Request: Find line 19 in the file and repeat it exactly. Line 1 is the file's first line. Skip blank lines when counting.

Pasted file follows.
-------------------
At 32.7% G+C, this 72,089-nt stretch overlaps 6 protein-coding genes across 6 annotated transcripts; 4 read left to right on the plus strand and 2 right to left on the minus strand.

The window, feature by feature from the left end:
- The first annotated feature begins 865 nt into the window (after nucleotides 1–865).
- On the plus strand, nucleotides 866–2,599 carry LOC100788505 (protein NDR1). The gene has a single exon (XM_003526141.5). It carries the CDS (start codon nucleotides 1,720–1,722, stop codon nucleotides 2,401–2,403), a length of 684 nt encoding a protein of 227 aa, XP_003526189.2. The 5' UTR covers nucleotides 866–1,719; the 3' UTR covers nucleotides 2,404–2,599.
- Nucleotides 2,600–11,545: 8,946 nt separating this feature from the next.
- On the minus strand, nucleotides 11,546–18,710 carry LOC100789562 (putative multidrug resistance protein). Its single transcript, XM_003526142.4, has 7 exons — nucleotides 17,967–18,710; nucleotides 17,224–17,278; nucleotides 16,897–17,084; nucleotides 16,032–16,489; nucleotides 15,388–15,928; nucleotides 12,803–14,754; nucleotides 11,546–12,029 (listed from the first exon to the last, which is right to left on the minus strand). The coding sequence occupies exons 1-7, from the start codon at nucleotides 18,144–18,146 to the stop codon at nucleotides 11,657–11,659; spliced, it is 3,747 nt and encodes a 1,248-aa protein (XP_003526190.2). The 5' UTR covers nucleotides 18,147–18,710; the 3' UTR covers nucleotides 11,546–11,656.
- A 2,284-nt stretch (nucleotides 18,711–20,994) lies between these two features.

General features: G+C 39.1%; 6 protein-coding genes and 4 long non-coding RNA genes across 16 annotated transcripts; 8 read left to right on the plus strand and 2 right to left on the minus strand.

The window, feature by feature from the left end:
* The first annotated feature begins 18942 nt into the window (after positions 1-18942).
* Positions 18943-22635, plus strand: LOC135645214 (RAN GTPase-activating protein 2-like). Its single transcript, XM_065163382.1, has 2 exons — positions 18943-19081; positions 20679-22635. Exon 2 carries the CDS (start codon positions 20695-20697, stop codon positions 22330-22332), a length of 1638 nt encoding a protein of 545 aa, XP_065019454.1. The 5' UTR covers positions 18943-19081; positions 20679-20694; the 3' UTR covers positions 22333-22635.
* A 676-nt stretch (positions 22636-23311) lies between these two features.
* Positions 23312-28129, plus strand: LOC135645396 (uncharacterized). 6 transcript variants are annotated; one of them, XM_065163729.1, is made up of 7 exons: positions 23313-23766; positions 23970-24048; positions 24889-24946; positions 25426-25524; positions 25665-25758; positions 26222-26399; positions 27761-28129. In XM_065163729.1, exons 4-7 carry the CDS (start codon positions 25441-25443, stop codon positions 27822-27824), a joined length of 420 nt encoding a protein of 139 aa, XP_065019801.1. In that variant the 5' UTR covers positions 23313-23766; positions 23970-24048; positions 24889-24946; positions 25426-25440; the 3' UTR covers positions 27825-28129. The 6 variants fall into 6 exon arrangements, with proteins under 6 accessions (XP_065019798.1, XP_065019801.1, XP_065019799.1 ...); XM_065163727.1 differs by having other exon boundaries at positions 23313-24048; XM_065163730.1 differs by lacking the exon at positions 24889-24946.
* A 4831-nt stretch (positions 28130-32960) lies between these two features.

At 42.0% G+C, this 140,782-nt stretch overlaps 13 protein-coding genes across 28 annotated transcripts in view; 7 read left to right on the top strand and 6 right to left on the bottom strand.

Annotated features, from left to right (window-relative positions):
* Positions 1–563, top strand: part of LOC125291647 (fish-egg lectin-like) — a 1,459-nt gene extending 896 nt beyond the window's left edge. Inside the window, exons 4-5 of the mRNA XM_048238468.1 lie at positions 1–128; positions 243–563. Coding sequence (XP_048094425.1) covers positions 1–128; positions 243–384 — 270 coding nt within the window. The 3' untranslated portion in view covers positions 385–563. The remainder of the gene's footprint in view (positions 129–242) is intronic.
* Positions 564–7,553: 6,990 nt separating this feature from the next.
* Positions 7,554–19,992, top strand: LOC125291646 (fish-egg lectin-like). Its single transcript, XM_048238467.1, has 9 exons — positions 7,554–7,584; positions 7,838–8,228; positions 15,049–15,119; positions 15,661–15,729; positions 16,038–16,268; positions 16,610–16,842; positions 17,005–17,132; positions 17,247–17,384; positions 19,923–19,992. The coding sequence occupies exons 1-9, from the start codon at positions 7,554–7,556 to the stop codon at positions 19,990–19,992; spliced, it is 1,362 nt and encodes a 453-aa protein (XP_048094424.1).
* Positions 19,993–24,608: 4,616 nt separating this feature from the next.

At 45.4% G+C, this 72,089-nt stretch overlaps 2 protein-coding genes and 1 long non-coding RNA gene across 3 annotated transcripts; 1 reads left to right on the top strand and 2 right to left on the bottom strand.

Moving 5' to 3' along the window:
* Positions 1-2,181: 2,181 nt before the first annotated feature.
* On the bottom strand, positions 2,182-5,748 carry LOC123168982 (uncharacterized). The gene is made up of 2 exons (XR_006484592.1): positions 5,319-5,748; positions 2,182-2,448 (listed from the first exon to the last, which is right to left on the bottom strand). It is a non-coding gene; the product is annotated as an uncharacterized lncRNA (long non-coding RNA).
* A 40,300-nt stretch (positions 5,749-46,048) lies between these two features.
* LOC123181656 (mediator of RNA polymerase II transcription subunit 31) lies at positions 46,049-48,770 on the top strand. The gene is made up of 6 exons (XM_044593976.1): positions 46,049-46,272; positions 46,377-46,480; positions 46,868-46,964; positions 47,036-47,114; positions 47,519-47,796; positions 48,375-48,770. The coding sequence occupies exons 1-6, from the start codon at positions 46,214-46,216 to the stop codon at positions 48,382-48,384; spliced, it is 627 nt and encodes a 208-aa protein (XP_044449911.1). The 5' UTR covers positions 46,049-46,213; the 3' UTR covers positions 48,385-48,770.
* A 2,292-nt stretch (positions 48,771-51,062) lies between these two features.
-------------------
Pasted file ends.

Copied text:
* Positions 7,554–19,992, top strand: LOC125291646 (fish-egg lectin-like). Its single transcript, XM_048238467.1, has 9 exons — positions 7,554–7,584; positions 7,838–8,228; positions 15,049–15,119; positions 15,661–15,729; positions 16,038–16,268; positions 16,610–16,842; positions 17,005–17,132; positions 17,247–17,384; positions 19,923–19,992. The coding sequence occupies exons 1-9, from the start codon at positions 7,554–7,556 to the stop codon at positions 19,990–19,992; spliced, it is 1,362 nt and encodes a 453-aa protein (XP_048094424.1).